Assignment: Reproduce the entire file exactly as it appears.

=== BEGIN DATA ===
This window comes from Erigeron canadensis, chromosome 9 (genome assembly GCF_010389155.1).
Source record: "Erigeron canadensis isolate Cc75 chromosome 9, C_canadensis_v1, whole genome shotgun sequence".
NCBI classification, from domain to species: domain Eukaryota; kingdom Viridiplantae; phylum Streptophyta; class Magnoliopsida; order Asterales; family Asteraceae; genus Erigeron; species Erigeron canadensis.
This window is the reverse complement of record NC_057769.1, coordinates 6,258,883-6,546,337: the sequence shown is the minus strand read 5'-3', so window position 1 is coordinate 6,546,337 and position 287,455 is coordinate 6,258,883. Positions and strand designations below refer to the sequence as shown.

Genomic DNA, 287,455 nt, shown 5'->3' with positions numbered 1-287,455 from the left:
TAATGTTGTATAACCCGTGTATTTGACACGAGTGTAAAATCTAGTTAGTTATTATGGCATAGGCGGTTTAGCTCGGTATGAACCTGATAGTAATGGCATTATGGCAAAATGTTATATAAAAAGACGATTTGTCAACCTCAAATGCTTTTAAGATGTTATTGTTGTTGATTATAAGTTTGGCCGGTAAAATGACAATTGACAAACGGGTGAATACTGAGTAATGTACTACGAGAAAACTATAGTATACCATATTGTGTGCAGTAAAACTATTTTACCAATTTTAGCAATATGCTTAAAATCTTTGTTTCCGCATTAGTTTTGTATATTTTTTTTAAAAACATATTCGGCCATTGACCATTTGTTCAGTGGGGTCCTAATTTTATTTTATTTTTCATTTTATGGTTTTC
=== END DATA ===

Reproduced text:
This window comes from Erigeron canadensis, chromosome 9 (genome assembly GCF_010389155.1).
Source record: "Erigeron canadensis isolate Cc75 chromosome 9, C_canadensis_v1, whole genome shotgun sequence".
NCBI classification, from domain to species: domain Eukaryota; kingdom Viridiplantae; phylum Streptophyta; class Magnoliopsida; order Asterales; family Asteraceae; genus Erigeron; species Erigeron canadensis.
This window is the reverse complement of record NC_057769.1, coordinates 6,258,883-6,546,337: the sequence shown is the minus strand read 5'-3', so window position 1 is coordinate 6,546,337 and position 287,455 is coordinate 6,258,883. Positions and strand designations below refer to the sequence as shown.

Genomic DNA, 287,455 nt, shown 5'->3' with positions numbered 1-287,455 from the left:
TAATGTTGTATAACCCGTGTATTTGACACGAGTGTAAAATCTAGTTAGTTATTATGGCATAGGCGGTTTAGCTCGGTATGAACCTGATAGTAATGGCATTATGGCAAAATGTTATATAAAAAGACGATTTGTCAACCTCAAATGCTTTTAAGATGTTATTGTTGTTGATTATAAGTTTGGCCGGTAAAATGACAATTGACAAACGGGTGAATACTGAGTAATGTACTACGAGAAAACTATAGTATACCATATTGTGTGCAGTAAAACTATTTTACCAATTTTAGCAATATGCTTAAAATCTTTGTTTCCGCATTAGTTTTGTATATTTTTTTTAAAAACATATTCGGCCATTGACCATTTGTTCAGTGGGGTCCTAATTTTATTTTATTTTTCATTTTATGGTTTTC